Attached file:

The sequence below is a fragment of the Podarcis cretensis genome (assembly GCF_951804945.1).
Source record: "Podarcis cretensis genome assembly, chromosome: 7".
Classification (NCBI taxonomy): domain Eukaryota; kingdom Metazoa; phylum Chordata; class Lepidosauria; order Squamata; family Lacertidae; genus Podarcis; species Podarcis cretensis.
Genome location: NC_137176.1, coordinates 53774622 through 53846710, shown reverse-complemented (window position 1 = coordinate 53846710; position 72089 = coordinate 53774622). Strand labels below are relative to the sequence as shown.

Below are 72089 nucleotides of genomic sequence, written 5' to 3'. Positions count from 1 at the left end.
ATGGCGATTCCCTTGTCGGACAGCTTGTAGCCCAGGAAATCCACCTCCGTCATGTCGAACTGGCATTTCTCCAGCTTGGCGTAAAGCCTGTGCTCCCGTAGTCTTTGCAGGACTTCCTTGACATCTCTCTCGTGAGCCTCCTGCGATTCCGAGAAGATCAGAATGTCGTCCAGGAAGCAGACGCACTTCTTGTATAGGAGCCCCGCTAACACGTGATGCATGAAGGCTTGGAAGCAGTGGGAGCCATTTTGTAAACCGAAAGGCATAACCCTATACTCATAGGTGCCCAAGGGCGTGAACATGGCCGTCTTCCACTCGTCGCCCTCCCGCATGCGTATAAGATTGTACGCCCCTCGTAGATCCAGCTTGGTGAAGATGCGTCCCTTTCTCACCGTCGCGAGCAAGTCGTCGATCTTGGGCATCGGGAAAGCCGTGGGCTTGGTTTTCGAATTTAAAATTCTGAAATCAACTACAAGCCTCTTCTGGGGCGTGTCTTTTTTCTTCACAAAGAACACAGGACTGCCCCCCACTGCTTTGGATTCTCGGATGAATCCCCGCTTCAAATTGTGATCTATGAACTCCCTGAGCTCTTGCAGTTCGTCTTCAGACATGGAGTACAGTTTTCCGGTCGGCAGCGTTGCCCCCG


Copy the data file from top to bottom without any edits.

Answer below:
The sequence below is a fragment of the Podarcis cretensis genome (assembly GCF_951804945.1).
Source record: "Podarcis cretensis genome assembly, chromosome: 7".
Classification (NCBI taxonomy): domain Eukaryota; kingdom Metazoa; phylum Chordata; class Lepidosauria; order Squamata; family Lacertidae; genus Podarcis; species Podarcis cretensis.
Genome location: NC_137176.1, coordinates 53774622 through 53846710, shown reverse-complemented (window position 1 = coordinate 53846710; position 72089 = coordinate 53774622). Strand labels below are relative to the sequence as shown.

Below are 72089 nucleotides of genomic sequence, written 5' to 3'. Positions count from 1 at the left end.
ATGGCGATTCCCTTGTCGGACAGCTTGTAGCCCAGGAAATCCACCTCCGTCATGTCGAACTGGCATTTCTCCAGCTTGGCGTAAAGCCTGTGCTCCCGTAGTCTTTGCAGGACTTCCTTGACATCTCTCTCGTGAGCCTCCTGCGATTCCGAGAAGATCAGAATGTCGTCCAGGAAGCAGACGCACTTCTTGTATAGGAGCCCCGCTAACACGTGATGCATGAAGGCTTGGAAGCAGTGGGAGCCATTTTGTAAACCGAAAGGCATAACCCTATACTCATAGGTGCCCAAGGGCGTGAACATGGCCGTCTTCCACTCGTCGCCCTCCCGCATGCGTATAAGATTGTACGCCCCTCGTAGATCCAGCTTGGTGAAGATGCGTCCCTTTCTCACCGTCGCGAGCAAGTCGTCGATCTTGGGCATCGGGAAAGCCGTGGGCTTGGTTTTCGAATTTAAAATTCTGAAATCAACTACAAGCCTCTTCTGGGGCGTGTCTTTTTTCTTCACAAAGAACACAGGACTGCCCCCCACTGCTTTGGATTCTCGGATGAATCCCCGCTTCAAATTGTGATCTATGAACTCCCTGAGCTCTTGCAGTTCGTCTTCAGACATGGAGTACAGTTTTCCGGTCGGCAGCGTTGCCCCCG